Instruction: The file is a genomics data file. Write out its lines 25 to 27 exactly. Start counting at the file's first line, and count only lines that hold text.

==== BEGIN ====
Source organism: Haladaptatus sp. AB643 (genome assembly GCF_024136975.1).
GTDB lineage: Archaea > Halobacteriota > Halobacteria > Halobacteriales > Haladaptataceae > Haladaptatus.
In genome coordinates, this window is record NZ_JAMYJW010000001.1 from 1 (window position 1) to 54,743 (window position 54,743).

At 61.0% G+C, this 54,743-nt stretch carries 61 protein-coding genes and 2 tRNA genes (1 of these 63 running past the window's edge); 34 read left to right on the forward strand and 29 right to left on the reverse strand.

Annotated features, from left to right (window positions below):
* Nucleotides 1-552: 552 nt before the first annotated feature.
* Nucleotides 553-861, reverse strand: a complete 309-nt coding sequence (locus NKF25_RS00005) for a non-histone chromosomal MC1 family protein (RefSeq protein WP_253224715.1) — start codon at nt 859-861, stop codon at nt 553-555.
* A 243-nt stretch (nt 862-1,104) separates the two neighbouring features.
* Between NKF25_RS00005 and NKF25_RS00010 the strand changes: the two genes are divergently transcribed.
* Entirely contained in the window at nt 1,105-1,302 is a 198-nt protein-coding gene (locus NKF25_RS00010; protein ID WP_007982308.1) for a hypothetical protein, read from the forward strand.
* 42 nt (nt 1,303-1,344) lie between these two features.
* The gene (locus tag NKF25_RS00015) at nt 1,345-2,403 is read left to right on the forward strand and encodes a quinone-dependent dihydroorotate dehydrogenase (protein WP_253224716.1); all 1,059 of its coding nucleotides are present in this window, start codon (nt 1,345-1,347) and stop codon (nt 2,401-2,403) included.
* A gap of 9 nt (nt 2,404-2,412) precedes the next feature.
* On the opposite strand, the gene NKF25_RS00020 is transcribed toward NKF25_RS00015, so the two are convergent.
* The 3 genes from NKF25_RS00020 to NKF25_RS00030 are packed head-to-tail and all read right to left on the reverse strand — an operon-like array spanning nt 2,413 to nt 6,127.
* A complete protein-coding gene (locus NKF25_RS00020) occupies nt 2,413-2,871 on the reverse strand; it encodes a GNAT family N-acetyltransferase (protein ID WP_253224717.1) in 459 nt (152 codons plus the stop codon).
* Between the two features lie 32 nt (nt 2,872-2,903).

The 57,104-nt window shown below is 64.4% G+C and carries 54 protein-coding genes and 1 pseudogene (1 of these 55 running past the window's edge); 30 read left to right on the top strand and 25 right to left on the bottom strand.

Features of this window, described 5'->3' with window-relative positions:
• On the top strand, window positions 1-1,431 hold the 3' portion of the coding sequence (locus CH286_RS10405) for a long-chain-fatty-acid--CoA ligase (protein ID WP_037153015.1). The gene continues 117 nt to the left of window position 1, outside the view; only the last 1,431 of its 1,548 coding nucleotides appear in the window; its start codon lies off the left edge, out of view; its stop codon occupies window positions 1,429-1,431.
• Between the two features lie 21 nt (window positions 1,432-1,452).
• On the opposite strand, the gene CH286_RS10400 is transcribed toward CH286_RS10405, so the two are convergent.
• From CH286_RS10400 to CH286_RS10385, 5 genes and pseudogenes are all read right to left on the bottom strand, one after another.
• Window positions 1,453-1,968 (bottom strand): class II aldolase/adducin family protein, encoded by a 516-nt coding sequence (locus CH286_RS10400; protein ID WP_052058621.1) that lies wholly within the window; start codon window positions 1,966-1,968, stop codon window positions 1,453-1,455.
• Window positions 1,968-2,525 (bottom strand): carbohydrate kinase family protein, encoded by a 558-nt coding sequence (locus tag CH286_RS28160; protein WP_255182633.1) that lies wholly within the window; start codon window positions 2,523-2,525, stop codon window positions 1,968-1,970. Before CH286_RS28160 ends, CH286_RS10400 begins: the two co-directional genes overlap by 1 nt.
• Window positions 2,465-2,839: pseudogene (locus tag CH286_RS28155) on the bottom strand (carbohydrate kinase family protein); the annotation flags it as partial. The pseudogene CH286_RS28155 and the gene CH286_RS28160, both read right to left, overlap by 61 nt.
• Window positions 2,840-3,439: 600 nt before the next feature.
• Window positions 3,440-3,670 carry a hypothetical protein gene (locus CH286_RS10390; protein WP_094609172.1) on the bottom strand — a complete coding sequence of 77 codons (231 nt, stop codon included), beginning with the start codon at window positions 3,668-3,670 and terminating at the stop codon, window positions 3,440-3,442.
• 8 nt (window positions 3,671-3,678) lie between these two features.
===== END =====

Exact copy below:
• Window positions 1,968-2,525 (bottom strand): carbohydrate kinase family protein, encoded by a 558-nt coding sequence (locus tag CH286_RS28160; protein WP_255182633.1) that lies wholly within the window; start codon window positions 2,523-2,525, stop codon window positions 1,968-1,970. Before CH286_RS28160 ends, CH286_RS10400 begins: the two co-directional genes overlap by 1 nt.
• Window positions 2,465-2,839: pseudogene (locus tag CH286_RS28155) on the bottom strand (carbohydrate kinase family protein); the annotation flags it as partial. The pseudogene CH286_RS28155 and the gene CH286_RS28160, both read right to left, overlap by 61 nt.
• Window positions 2,840-3,439: 600 nt before the next feature.